Wednesday, February 24, 2016

Utsav-2016, 8th Delhi State Level Philatelic Exhibition - 15th - 17th February 2016.

Utsav-2016, 8th Delhi State Level Philatelic Exhibition was organized from 15th to 17th February, 2016 at National Science Centre, New Delhi. Exhibition was inaugurated by Shri Sanjeev Thapar, Member (PLI), Postal Services Board on 15th February, 2016. On the inaugural day of exhibition two special covers were released.

Special Cover on Greater One-horned Rhinoceros – 15th February 2016.

The greater one-horned rhino is the largest of the rhino species. Once found across the entire northern part of the Indian sub-continent, rhino populations were severely depleted as they were hunted for sport and killed as agricultural pests. This pushed the species very close to extinction in the early 20th century and by 1975 there were only 600 individuals surviving in the wild. Currently Greater One-horned Rhinos are found in India and Nepal and their population is around 2500.

The greater one-horned rhino is identified by a single black horn about 8-25 inches long and a grey-brown hide with skin folds, which give it an armor-plated appearance. Greater one-horned rhinos are solitary creatures, except when sub-adults or adult males gather at wallows or to graze. Males have loosely defined home ranges that are not well defended and often overlap. They are primarily grazers, with a diet consisting almost entirely of grasses as well as leaves, branches of shrubs and trees, fruit and aquatic plants. The greater one-horned rhino are good swimmers and can dive and feed underwater. The Mughal emperors of South Asia used the Greater one-horned rhino in fights against elephants as entertainment. The rhinos would often win. Thankfully, this sport is no longer practiced or permitted.

Special Cover on Asian Elephant – 15th February 2016.

Elephants have been revered for centuries in Asia where they play an important role in culture, religion and ecosystems. The Asian or Asiatic elephant (Elephas maximus) is the only living species of the genus Elephas and is distributed in Southeast Asia from India in the west to Borneo in the east. Three subspecies are recognised—E. m. maximus from Sri Lanka, the E. m. indicus from mainland Asia, and E. m. sumatranus from the island of Sumatra. Asian elephants are the largest living land animals in Asia. Since 1986, E. maximus has been listed as endangered by IUCN as the population has declined by at least 50% over the last three generations, estimated to be 60–75 years. Asian elephants are primarily threatened by degradation, fragmentation and loss of habitat, and poaching. In 2003, the wild population was estimated at between 41,410 and 52,345 individuals. Female captive elephants have lived beyond 60 years when kept in semi-natural surroundings, such as forest camps. In zoos, elephants die at a much younger age and are declining due to a low birth and high death rate.

Special Covers on Greater One-horned Rhinoceros and Asian Elephant were released by Shri Sanjeev Thapar, Member (PLI), Postal Services Board on 15th February 2016.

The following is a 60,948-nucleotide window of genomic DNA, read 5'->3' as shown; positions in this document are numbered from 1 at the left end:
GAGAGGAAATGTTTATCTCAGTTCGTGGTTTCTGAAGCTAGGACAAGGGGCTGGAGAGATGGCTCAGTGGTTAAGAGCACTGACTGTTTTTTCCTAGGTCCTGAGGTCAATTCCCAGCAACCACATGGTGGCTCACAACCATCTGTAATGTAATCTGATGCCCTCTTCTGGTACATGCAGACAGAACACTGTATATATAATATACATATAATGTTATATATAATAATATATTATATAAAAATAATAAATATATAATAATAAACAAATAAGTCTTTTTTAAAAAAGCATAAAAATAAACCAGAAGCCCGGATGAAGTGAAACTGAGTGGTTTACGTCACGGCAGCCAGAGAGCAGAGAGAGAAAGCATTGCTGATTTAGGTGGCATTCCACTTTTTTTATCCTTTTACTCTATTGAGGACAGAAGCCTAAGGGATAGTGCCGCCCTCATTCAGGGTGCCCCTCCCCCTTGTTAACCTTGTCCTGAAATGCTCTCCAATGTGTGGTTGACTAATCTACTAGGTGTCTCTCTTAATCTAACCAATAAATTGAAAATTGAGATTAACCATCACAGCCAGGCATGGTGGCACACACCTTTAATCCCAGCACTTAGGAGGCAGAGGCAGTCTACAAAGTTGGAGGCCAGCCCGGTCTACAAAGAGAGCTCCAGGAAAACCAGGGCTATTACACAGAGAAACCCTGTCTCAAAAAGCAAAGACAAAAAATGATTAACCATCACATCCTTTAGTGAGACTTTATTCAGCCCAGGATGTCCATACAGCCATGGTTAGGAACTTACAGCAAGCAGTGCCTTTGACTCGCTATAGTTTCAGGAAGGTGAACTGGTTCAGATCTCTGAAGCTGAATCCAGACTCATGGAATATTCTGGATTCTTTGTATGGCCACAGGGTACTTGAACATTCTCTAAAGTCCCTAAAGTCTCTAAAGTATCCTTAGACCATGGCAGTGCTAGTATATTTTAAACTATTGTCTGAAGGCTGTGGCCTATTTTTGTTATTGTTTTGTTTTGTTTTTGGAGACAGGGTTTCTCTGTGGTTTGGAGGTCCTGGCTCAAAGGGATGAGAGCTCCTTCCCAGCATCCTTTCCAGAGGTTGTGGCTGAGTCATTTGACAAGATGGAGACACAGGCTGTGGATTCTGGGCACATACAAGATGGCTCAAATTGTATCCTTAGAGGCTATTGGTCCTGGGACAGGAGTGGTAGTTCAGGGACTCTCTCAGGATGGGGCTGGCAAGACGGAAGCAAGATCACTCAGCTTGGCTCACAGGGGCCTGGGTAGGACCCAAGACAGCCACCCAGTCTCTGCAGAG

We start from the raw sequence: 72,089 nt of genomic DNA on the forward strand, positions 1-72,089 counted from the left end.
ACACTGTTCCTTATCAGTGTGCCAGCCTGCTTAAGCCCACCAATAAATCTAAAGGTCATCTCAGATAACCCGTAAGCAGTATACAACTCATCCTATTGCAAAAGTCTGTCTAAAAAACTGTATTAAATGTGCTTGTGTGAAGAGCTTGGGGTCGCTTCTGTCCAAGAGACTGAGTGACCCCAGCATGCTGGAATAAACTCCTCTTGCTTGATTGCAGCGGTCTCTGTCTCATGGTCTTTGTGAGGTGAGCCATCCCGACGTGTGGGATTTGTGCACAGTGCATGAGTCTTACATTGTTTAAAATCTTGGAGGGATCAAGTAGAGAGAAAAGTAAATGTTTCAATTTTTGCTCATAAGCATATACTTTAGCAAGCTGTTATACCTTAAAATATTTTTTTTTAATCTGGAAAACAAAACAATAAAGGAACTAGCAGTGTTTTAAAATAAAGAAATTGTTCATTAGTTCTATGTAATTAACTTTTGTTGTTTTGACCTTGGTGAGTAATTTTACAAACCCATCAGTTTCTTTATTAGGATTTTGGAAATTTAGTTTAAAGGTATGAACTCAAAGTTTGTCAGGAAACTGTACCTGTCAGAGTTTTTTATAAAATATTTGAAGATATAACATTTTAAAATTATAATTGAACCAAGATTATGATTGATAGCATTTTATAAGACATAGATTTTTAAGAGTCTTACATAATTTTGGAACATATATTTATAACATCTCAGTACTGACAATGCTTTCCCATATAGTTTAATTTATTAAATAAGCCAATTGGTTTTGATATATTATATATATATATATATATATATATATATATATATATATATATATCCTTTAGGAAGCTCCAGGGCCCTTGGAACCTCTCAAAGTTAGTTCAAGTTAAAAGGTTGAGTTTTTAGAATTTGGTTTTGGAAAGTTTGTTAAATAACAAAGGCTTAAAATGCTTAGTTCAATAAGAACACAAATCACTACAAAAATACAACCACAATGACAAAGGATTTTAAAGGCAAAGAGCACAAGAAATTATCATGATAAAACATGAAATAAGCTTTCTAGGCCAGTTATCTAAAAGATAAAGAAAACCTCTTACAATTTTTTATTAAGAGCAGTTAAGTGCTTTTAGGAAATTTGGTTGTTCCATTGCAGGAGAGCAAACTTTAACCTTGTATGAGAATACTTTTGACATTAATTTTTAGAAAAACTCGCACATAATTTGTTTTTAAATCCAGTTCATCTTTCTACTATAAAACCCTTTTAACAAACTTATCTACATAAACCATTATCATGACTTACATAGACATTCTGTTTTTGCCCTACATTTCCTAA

Special Cover on National Science Centre – 16th February 2016.

The National Science Centre, Delhi is a unit of the National Council of Science Museums (NCSM), which is an autonomous body under the Ministry of Culture of the Government of India. It is a pioneering institute engaged in the popularisation of science among the people of the northern part of India in general and among the students in particular. It was inaugurated on the 9th of January 1992 by the then Prime Minister of India. Since opening, the Centre has rendered yeoman service to the cause of science popularisation.

Special Cover on National Science Centre was released on 16th February 2016 at Utsav-2016 exhibition at New Delhi.

Two Special Covers were released during the closing ceremony of Utsav-2016 philatelic exhibition. One on “Agrasen ki Baoli” and another on“Birla Mandir” to celebrate the rich architectural heritage of Delhi. Both the special covers were release by Member (Operations) Shri T. Murthy and other dignitaries present.

Special Cover on National Heritage Maharaja Agrasen ki Baoli – 17th February 2016.

Ancient Indians used to build water temples as well as earliest forms of step wells and reservoirs. Agrasen ki Baoli (also known as Agar Sain ki Baoli or Ugrasen ki Baoli) is among a few of its kind in Delhi, consisting of 103 steps made of red stone. The Baoli is an unique blend of architecture with an impressive design known to have existed centuries ago. The stone walls of the Baoli, dressed with inventive designs with a series of arched structure are grim and desolate, but still beautiful. The Baoli was originally built by Maharaja Agrasen, in the Mahabharat era, and later rebuilt by the Agrawal community in the 14th century, most probably during the Tughlaq period. It is located on Hailey Road near Cannought Place in Delhi in the vicinity of Jantar Mantar. Agrasen ki Baoli is designated as protected monument by the Archaeological Survey of India (ASI) under the Ancient Monuments and Archaeological Sites and Remains Act of 1958.

Special Cover on Shri Lakshmi Narayan Temple (Birla Mandir) – 17th February 2016.

Laxmi Narayan Temple, also known as Birla Mandir, is one of Delhi's major temples and a major tourist attraction. Built by the industrialst Sh. Jugal Kishore Birla in 1939, this beautiful temple is located in the west of Connaught Place. The temple is dedicated to Laxmi (the goddess of prosperity) and Narayana (The preserver). The temple was inaugurated by Mahatma Gandhi on 18th March 1939, on the condition that people of all castes will be allowed to enter the temple.

Source : Indianphilatley

No comments:

Post a Comment